Latest Study Confirms Unfairness of Texas’ State and Local Tax Systems

Texas’ system is so unbalanced that many Texas families pay a larger portion of their income in state/local taxes than similar families in “high-tax” California.

A comprehensive study by the leading national tax research organization confirms that Texas’ state/local tax system takes a much larger share of income from low- and middle-income households than of higher-income households. The study, by the non-profit, non-partisan Institute on Taxation and Economic Policy (ITEP), concludes that Texas households in the lowest 20% of income – those with incomes less than  $21,700 per year – pay 2.75 times the proportion of their income in sales, property, and other Texas taxes compared to families in the top 1%  – those with annual incomes over $744,800. Read the full ITEP study here.

In its 50-state study, ITEP measures the effects of each state’s tax system on income inequality. The income disparities in Texas are significantly larger after state and local taxes are collected compared to before. By this measure, Texas has the 7th most regressive tax system in the country.

Several features of Texas’ tax system put a disproportionate share of the responsibility for supporting public services on the lower- and middle-income families that can least afford it. Since Texas lacks a state personal income tax, it relies heavily on sales and property taxes

The sales tax is particularly unfair, requiring families with the lowest incomes to pay nearly 5.5 times the percentage of their income in these taxes compared to families with the highest incomes. Texas also has a comparatively high reliance on property taxes, which is the largest tax paid by Texans and a key source of support for public education and local government services. The property tax is relatively fair, requiring a similar percentage of income from most families, but the lowest-income families still must pay 1.75 times the percentage of income that the families with the highest incomes do. Many states offer a “circuit breaker” that caps property taxes as a percentage of family income. These programs often protect renters as well as homeowners. Several states also levy a tax on estates or inheritances, though Texas does not take advantage of these tax system avenues to reduce income and wealth inequality.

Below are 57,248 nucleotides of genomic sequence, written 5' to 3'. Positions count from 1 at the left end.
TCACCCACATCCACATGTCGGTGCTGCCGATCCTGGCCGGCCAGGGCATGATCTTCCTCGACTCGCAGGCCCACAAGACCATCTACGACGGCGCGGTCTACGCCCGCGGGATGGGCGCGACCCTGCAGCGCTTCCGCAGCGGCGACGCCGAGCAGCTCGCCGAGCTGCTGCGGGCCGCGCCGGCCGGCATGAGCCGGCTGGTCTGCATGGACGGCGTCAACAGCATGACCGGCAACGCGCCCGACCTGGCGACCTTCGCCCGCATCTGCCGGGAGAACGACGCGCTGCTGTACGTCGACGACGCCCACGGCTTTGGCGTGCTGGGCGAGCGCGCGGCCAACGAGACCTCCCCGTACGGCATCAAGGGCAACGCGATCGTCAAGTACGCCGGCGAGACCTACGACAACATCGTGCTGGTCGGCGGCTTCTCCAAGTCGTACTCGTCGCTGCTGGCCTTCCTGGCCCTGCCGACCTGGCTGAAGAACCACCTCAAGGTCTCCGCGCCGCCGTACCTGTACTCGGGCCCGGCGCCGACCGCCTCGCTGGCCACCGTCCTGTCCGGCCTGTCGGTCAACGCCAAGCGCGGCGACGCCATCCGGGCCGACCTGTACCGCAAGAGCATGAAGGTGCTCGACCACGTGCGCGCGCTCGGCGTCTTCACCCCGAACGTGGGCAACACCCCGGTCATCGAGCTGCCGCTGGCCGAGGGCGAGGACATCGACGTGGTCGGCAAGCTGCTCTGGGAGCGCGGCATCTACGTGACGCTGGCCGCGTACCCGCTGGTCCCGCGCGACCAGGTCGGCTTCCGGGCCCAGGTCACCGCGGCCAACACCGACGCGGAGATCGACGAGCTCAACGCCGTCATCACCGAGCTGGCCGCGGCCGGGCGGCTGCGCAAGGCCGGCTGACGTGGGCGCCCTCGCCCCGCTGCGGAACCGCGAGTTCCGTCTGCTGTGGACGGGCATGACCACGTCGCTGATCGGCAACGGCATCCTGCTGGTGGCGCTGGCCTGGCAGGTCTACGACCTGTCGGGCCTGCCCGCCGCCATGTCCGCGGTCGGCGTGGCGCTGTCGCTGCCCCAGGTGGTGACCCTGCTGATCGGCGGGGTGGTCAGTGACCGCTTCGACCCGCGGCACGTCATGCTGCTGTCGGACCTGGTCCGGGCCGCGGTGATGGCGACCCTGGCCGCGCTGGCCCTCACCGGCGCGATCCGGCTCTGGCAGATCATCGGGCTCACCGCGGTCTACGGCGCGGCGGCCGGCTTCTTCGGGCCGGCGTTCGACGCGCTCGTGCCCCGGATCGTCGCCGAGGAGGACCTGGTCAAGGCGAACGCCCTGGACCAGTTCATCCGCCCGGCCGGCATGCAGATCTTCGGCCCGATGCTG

The Texas tax system is so unbalanced that the 40% of families with the lowest incomes in “low-tax” Texas pay a larger portion of their income than similar families in “high-tax” California. In contrast, the California families most able to contribute to the support of public services pay 12% of their income in taxes, while the wealthiest 1% of Texas families are asked to contribute less than other Texans – only 4.6% of their income.

The Comptroller also produces a study of tax incidence, showing by business sector and family income who pays Texas taxes and who doesn’t. Although the ITEP and Comptroller studies differ in certain specifics, they reach the same conclusion. Texas public services are supported by an unfair tax system that takes the most from those who can afford it the least.

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